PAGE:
Grace's Guide is the leading source of historical information on industry and manufacturing in Britain. This web publication contains 142,946 pages of information and 228,821 images on early companies, their products and the people who designed and built them.
James Thomas Baron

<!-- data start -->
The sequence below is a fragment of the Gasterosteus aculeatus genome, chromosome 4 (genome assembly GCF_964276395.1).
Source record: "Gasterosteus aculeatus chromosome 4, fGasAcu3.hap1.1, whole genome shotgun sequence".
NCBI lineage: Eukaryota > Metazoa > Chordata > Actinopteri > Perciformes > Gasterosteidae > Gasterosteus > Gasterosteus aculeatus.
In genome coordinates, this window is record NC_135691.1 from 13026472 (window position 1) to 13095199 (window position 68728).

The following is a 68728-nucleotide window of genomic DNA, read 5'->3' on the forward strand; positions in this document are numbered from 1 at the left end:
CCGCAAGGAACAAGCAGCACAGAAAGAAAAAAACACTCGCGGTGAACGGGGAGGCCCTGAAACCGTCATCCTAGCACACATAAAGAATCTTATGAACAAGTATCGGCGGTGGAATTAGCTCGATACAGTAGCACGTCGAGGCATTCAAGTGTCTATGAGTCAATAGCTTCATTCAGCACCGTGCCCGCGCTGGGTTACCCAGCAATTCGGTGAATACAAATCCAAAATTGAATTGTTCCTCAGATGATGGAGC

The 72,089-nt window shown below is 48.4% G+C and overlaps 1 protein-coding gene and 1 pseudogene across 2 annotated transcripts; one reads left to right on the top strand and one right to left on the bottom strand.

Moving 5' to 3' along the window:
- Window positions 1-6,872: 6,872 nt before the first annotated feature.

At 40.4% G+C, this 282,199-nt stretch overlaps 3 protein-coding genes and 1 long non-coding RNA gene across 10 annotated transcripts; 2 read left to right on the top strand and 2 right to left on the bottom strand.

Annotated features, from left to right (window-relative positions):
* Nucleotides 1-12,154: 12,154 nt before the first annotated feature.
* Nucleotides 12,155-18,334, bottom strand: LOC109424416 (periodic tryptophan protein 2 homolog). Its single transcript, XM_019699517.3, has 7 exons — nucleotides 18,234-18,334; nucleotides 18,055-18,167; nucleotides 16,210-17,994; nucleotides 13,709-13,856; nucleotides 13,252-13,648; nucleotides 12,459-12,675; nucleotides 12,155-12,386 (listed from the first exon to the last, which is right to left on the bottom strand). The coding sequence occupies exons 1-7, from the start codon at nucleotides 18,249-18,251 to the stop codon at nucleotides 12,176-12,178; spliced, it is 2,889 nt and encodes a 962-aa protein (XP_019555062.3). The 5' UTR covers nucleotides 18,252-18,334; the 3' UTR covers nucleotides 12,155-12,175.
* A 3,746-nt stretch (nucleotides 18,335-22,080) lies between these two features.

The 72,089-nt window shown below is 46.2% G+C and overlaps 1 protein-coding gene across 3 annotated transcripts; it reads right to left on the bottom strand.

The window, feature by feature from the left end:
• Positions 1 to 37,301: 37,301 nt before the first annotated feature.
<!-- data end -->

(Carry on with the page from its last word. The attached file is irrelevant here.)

JAMES THOMAS BARON, who died on the 16th July, 1931, had been intimately connected with the electrical undertaking of the Vestry of St. Pancras (St. Pancras Borough Council) since the inauguration of the electrical supply in that district. He received his education at Yorkshire College, Leeds, and served an apprenticeship as a mechanical engineer. Later he was for 9 years engaged as manager for Mr. Wilson Hartnell of Leeds, carrying out all classes of electric lighting and power installations. In July 1891 he became associated with the St. Pancras undertaking, and the electrical supply to the district was available in November of that year. From a small generating station which included eight or ten 80-kW sets, distributing to the consumer on a 110-volt, 3-wire network of bare copper strip, the undertaking developed very rapidly; a change from 110 volts to 220 volts was necessary about 1895, and in 1900 further demands necessitated generation and transmission at 5 500 volts from the King's Road station, the older station being utilized as a substation. On the retirement of the late Mr. Sydney W. Baynes in 1928, Mr. Baron was appointed chief electrical engineer. He became a Member of the Institution in 1891.